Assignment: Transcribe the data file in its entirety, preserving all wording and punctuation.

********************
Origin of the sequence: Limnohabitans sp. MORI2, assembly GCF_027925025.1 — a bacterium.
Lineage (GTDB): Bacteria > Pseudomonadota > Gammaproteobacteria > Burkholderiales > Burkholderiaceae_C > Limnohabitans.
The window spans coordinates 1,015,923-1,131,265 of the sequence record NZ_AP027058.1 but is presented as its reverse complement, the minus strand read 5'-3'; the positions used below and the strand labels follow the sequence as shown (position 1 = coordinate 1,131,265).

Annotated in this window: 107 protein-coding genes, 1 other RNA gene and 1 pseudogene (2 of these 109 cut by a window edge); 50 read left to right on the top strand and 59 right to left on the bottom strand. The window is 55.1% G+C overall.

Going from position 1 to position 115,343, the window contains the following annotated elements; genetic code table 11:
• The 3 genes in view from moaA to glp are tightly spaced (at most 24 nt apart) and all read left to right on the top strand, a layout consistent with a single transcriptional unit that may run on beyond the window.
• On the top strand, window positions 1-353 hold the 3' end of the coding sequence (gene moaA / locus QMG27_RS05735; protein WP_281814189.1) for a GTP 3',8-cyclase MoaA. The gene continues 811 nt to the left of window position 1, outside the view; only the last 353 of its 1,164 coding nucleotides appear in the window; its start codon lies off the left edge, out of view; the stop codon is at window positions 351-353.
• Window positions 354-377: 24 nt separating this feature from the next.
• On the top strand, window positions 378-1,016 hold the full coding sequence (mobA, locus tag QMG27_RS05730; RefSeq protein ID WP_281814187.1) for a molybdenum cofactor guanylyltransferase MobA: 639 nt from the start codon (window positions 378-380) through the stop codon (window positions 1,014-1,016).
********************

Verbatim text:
Origin of the sequence: Limnohabitans sp. MORI2, assembly GCF_027925025.1 — a bacterium.
Lineage (GTDB): Bacteria > Pseudomonadota > Gammaproteobacteria > Burkholderiales > Burkholderiaceae_C > Limnohabitans.
The window spans coordinates 1,015,923-1,131,265 of the sequence record NZ_AP027058.1 but is presented as its reverse complement, the minus strand read 5'-3'; the positions used below and the strand labels follow the sequence as shown (position 1 = coordinate 1,131,265).

Annotated in this window: 107 protein-coding genes, 1 other RNA gene and 1 pseudogene (2 of these 109 cut by a window edge); 50 read left to right on the top strand and 59 right to left on the bottom strand. The window is 55.1% G+C overall.

Going from position 1 to position 115,343, the window contains the following annotated elements; genetic code table 11:
• The 3 genes in view from moaA to glp are tightly spaced (at most 24 nt apart) and all read left to right on the top strand, a layout consistent with a single transcriptional unit that may run on beyond the window.
• On the top strand, window positions 1-353 hold the 3' end of the coding sequence (gene moaA / locus QMG27_RS05735; protein WP_281814189.1) for a GTP 3',8-cyclase MoaA. The gene continues 811 nt to the left of window position 1, outside the view; only the last 353 of its 1,164 coding nucleotides appear in the window; its start codon lies off the left edge, out of view; the stop codon is at window positions 351-353.
• Window positions 354-377: 24 nt separating this feature from the next.
• On the top strand, window positions 378-1,016 hold the full coding sequence (mobA, locus tag QMG27_RS05730; RefSeq protein ID WP_281814187.1) for a molybdenum cofactor guanylyltransferase MobA: 639 nt from the start codon (window positions 378-380) through the stop codon (window positions 1,014-1,016).